You don’t last 50 years in business without making a few shrewd moves and catching some lucky breaks.
The regional mental health clinic now known as the Pauquette Center is celebrating its 50th year of service. About 170 people — including dozens of employees past and present — gathered at Wintergreen Resort in Wisconsin Dells for a party Nov. 14.
“It was a pretty good turnout,” said Sheila Starr, who helped organize the event and prepared an in-depth summary of the company’s history. “I think it went great.”
Jocelyn Miller, a psychologist and Pauquette’s vice president, said the business’ growth over the years can be attributed to several factors, including the rising acceptance of mental health care. Although seeing a therapist still comes with a stigma for some, it’s increasingly common in the mainstream.
“People are a little more alert and aware,” Miller said.
Pauquette now operates six offices in three counties and employs 50 people. But it started in 1965 as a single clinic in Portage called the Columbia County Guidance Health Center. It provided a sliding scale for mental health services to residents of Columbia, Marquette and Adams counties.
A decade later, executive director Dr. Larry Larrabee formed Community Service Associates, a private entity. It was created to operate the Guidance Health Center under contract with the counties.
Over the next 10 years, the business established clinics across Wisconsin under various names, including Pauquette Center. Some later were sold. But over time Pauquette came to be comprised of clinics in Portage, Baraboo, Columbus, Richland Center, Sauk Prairie and Reedsburg. Combined, the clinics employ 25 therapists who offer 2,400 hours of clinical services monthly.
Miller said Pauquette grew on the strength of several factors, not the least of which was establishing partnerships with insurance companies in the 1980s and 1990s. Not all mental health care providers were so quick to recognize the importance of HMOs.
“They had the foresight to understand how the payment process was changing for mental health care,” Miller said.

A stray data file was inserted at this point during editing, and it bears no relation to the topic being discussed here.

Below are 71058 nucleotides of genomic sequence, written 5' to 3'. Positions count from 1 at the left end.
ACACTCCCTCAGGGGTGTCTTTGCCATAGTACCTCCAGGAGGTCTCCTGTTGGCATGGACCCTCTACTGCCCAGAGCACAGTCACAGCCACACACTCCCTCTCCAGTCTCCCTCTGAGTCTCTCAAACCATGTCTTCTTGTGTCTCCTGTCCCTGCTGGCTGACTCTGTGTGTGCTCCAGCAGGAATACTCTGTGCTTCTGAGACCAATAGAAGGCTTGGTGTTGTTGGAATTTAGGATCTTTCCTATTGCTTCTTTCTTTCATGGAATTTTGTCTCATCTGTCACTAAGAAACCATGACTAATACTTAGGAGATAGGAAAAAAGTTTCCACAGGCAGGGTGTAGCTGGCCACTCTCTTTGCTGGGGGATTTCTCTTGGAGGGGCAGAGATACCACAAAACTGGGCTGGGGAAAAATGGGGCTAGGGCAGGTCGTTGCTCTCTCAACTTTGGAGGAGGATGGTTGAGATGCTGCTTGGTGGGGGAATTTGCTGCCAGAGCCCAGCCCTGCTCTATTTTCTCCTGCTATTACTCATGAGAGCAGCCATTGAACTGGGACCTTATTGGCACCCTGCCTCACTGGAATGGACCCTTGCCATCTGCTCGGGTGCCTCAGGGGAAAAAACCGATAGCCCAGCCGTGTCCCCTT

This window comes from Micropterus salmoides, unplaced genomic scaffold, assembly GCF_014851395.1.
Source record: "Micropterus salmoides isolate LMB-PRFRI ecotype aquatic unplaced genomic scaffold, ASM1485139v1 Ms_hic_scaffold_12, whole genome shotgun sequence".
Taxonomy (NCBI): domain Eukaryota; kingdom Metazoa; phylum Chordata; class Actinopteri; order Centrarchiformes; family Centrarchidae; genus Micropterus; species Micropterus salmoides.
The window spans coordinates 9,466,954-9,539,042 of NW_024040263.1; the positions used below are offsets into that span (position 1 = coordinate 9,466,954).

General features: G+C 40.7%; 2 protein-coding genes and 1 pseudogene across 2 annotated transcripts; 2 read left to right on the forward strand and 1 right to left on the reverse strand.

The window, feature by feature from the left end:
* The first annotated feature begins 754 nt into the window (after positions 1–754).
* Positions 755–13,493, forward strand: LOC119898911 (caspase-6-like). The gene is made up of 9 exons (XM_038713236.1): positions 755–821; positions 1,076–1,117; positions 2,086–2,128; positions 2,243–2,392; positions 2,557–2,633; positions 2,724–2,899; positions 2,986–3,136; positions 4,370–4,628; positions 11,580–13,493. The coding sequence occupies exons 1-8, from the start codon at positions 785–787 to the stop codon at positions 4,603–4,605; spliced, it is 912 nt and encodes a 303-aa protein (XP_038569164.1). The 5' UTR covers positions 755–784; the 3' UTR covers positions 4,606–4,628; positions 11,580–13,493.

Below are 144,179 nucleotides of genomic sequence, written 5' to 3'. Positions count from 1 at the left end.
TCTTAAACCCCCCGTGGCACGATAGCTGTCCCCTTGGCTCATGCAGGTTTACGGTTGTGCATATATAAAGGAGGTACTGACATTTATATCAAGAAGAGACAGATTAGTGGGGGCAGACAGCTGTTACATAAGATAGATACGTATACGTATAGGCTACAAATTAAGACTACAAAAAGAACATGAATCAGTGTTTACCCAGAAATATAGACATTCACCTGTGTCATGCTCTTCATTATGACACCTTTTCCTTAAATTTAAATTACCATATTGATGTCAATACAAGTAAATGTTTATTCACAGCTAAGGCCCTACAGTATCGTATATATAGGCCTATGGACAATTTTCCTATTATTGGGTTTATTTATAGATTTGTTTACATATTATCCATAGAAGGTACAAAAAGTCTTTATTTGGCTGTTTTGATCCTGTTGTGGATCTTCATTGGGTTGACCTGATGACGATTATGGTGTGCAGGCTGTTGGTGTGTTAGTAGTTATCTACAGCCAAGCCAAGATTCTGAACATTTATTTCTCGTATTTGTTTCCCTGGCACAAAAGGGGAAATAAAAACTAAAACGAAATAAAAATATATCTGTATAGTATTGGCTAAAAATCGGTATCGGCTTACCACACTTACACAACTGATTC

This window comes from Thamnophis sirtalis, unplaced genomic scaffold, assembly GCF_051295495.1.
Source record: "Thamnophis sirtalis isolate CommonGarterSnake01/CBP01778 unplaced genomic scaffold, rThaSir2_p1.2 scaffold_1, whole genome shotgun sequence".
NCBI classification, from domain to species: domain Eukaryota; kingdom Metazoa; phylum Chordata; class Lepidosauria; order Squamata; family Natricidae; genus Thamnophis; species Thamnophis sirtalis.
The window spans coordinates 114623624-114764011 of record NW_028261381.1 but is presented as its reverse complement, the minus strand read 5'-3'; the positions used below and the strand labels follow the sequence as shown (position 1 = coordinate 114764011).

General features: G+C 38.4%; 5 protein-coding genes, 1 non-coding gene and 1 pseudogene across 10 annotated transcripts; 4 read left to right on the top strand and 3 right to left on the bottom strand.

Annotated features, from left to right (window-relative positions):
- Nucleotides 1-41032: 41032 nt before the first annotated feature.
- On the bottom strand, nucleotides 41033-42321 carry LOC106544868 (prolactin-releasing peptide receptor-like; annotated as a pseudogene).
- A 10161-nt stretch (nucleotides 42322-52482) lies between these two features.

Pauquette also pioneered combining mental health care with addiction counseling. Many of its therapists are licensed as therapists and Alcohol and Other Drug Abuse counselors.
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“That’s always been part of the model,” Miller said. “I think we’ve always been uniquely situated to provide integrated care. If you have both depression and alcoholism, we can help you with both at the same time, often with the same therapist.”
The clinics also were quick to offer to children and adolescents, even in the 1960s, when that practice wasn’t widespread.
In more recent years, south-central Wisconsin’s battle with opiates has kept the clinics’ AODA counselors busy. Pauquette has a developed program devoted specifically to opiates.
Meanwhile, the rising divorce rate has boosted demand for individual and couples’ counseling. Pauquette promotes conflict resolution methods such as mediation, where the parties jointly agree to terms. Because money so often lies at the heart of ex-spouses’ squabbles, Miller recommends creating a joint bank account — funded by both parties — to pay for children’s expenses.
“The emotional consequences are much better, for the parents and the children,” she said.
One of Pauquette’s strengths — recruiting therapists committed to rural mental health care — is also one of its challenges. There’s a shortage nationwide, and rural clinics often struggle to hire counselors.
“We’re out here filling the gaps, and helping people in their hometowns,” Miller said. “Small communities have so much to offer.”
In addition to adding enough therapists to meet demand, Pauquette hopes to add services for clients who speak Spanish or use sign language. Miller said the clinics also hope to expand group therapy options: Groups are available for addicts and domestic abusers, but other types of clients could benefit from group settings.
Miller said the clinic also hopes to expand its assessment capabilities, so its staff can evaluate Social Security applications and determine whether defendants are mentally competent to stand trial.
Constantly evolving to meet community needs is what powered Pauquette for its first half century and will propel the company into its second.
“The opportunity to make a difference in people’s lives is the most amazing thing,” said Miller, a therapist since 1983. “I think everybody should have a therapist available to them in their lives.”